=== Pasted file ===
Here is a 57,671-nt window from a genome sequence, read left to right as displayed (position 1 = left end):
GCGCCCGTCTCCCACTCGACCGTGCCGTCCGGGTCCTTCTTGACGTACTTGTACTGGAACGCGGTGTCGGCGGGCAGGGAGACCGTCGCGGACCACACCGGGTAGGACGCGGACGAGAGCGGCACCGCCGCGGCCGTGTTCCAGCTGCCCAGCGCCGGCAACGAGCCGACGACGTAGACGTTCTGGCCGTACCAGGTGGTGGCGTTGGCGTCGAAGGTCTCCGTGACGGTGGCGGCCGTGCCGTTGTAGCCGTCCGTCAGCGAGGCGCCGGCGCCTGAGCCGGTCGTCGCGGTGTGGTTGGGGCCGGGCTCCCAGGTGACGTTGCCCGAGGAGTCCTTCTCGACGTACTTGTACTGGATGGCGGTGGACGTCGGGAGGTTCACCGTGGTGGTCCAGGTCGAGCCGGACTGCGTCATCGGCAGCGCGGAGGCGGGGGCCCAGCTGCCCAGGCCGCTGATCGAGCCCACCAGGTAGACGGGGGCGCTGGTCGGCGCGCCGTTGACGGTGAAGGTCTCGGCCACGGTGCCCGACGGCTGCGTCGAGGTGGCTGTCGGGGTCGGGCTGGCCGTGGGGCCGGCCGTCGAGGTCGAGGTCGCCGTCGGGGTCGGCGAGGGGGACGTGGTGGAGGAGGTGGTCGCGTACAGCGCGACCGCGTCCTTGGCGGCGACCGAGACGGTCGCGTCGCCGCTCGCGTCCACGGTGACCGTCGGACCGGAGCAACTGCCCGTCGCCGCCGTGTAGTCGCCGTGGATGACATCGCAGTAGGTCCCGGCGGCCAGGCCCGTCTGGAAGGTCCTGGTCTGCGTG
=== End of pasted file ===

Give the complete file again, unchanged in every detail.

Here is a 57,671-nt window from a genome sequence, read left to right as displayed (position 1 = left end):
GCGCCCGTCTCCCACTCGACCGTGCCGTCCGGGTCCTTCTTGACGTACTTGTACTGGAACGCGGTGTCGGCGGGCAGGGAGACCGTCGCGGACCACACCGGGTAGGACGCGGACGAGAGCGGCACCGCCGCGGCCGTGTTCCAGCTGCCCAGCGCCGGCAACGAGCCGACGACGTAGACGTTCTGGCCGTACCAGGTGGTGGCGTTGGCGTCGAAGGTCTCCGTGACGGTGGCGGCCGTGCCGTTGTAGCCGTCCGTCAGCGAGGCGCCGGCGCCTGAGCCGGTCGTCGCGGTGTGGTTGGGGCCGGGCTCCCAGGTGACGTTGCCCGAGGAGTCCTTCTCGACGTACTTGTACTGGATGGCGGTGGACGTCGGGAGGTTCACCGTGGTGGTCCAGGTCGAGCCGGACTGCGTCATCGGCAGCGCGGAGGCGGGGGCCCAGCTGCCCAGGCCGCTGATCGAGCCCACCAGGTAGACGGGGGCGCTGGTCGGCGCGCCGTTGACGGTGAAGGTCTCGGCCACGGTGCCCGACGGCTGCGTCGAGGTGGCTGTCGGGGTCGGGCTGGCCGTGGGGCCGGCCGTCGAGGTCGAGGTCGCCGTCGGGGTCGGCGAGGGGGACGTGGTGGAGGAGGTGGTCGCGTACAGCGCGACCGCGTCCTTGGCGGCGACCGAGACGGTCGCGTCGCCGCTCGCGTCCACGGTGACCGTCGGACCGGAGCAACTGCCCGTCGCCGCCGTGTAGTCGCCGTGGATGACATCGCAGTAGGTCCCGGCGGCCAGGCCCGTCTGGAAGGTCCTGGTCTGCGTG